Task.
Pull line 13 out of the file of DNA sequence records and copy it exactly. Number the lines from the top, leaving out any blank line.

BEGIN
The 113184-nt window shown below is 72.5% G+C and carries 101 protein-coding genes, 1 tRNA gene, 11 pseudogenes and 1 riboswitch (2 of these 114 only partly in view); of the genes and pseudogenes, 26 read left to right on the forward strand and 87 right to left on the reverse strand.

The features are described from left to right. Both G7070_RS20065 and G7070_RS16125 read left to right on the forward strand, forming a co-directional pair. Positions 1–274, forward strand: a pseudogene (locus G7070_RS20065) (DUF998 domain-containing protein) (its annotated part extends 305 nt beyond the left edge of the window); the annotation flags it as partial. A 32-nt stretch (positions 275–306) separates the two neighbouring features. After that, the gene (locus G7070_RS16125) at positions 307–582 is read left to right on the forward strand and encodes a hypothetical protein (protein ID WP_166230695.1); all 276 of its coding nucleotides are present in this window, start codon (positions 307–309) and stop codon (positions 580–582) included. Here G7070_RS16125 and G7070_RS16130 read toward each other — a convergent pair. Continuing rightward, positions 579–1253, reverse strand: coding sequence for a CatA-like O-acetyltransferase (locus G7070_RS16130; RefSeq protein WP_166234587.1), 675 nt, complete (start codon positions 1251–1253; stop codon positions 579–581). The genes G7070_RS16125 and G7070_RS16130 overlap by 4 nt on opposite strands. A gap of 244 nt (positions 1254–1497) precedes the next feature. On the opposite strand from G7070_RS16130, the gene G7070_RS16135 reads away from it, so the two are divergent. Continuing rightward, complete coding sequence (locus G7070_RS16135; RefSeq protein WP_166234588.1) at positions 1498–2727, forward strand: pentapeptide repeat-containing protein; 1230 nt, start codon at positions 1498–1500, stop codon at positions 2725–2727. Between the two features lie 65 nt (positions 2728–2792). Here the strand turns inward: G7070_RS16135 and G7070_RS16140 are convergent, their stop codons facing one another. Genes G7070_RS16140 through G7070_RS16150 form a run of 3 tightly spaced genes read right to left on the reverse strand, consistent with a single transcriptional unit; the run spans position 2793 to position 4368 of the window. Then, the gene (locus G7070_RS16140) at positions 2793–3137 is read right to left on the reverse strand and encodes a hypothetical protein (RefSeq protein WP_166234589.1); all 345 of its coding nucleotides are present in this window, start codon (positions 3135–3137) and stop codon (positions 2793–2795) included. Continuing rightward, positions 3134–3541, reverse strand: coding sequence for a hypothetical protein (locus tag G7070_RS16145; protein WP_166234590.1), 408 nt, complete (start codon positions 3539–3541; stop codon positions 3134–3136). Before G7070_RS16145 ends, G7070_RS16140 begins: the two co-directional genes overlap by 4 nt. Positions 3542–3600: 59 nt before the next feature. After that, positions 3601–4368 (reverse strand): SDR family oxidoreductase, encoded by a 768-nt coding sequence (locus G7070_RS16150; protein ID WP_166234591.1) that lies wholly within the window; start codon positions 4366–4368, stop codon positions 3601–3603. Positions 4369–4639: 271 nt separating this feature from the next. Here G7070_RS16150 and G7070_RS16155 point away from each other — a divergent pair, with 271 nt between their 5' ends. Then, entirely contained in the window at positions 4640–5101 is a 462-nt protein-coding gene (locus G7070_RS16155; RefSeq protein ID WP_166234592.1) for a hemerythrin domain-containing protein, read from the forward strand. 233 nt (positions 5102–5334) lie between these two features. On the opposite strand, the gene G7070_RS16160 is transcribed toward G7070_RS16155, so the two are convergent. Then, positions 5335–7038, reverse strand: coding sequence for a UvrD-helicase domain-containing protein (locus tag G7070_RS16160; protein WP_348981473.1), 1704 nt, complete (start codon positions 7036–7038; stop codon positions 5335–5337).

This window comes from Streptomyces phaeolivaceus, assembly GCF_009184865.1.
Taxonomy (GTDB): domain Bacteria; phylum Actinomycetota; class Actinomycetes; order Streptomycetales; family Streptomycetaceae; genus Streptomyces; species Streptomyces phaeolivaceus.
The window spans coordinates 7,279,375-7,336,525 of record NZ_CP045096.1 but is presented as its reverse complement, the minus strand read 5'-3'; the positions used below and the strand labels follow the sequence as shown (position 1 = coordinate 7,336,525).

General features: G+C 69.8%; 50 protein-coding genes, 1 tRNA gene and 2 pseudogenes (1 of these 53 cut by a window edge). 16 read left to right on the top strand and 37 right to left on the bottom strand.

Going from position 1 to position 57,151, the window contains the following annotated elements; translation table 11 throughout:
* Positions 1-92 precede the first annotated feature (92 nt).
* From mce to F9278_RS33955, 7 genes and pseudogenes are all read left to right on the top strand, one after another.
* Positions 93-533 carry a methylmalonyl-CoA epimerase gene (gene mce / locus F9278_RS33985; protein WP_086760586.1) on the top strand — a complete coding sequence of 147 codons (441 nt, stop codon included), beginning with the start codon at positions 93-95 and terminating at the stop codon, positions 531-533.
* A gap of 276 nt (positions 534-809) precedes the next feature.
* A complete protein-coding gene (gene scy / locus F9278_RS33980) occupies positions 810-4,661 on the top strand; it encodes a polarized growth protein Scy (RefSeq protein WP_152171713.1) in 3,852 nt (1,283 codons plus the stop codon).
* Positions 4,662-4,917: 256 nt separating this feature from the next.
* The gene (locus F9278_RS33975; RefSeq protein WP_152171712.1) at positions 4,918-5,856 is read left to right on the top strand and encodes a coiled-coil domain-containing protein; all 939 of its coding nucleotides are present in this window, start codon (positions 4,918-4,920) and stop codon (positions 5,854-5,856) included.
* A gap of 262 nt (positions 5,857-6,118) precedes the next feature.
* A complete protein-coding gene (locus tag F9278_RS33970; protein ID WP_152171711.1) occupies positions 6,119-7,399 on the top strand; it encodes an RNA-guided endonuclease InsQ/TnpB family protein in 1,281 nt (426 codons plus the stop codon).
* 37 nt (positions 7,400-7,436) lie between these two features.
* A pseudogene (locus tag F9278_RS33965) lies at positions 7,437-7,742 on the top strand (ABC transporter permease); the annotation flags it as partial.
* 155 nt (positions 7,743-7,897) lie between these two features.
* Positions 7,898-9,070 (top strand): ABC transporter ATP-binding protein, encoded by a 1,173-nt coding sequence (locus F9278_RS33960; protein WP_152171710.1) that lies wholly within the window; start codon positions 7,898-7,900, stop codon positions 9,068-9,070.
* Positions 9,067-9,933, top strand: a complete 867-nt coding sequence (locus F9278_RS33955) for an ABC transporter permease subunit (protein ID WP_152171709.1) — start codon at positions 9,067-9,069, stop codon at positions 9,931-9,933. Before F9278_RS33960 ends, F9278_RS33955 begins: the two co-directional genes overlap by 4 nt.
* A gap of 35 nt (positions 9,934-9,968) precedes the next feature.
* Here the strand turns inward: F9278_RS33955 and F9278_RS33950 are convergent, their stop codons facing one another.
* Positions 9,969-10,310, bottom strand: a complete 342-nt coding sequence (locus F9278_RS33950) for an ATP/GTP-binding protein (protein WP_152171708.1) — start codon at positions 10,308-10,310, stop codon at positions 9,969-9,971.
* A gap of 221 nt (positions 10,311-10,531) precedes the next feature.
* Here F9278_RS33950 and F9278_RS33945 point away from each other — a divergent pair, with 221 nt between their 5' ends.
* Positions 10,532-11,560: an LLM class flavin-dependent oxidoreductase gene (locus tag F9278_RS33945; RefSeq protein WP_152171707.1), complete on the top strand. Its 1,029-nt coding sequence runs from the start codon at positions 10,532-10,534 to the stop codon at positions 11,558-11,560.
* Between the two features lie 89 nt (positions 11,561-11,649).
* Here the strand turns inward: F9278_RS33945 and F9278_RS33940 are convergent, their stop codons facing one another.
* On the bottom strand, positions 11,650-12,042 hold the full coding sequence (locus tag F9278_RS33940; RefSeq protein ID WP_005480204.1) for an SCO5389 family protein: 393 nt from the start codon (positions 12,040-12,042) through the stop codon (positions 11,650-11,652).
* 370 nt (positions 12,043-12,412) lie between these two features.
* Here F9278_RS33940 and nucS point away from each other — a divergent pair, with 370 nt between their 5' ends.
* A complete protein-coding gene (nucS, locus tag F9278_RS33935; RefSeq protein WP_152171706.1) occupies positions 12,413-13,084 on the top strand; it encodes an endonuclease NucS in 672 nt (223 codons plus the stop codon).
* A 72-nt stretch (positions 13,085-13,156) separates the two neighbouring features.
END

* Positions 4,662-4,917: 256 nt separating this feature from the next.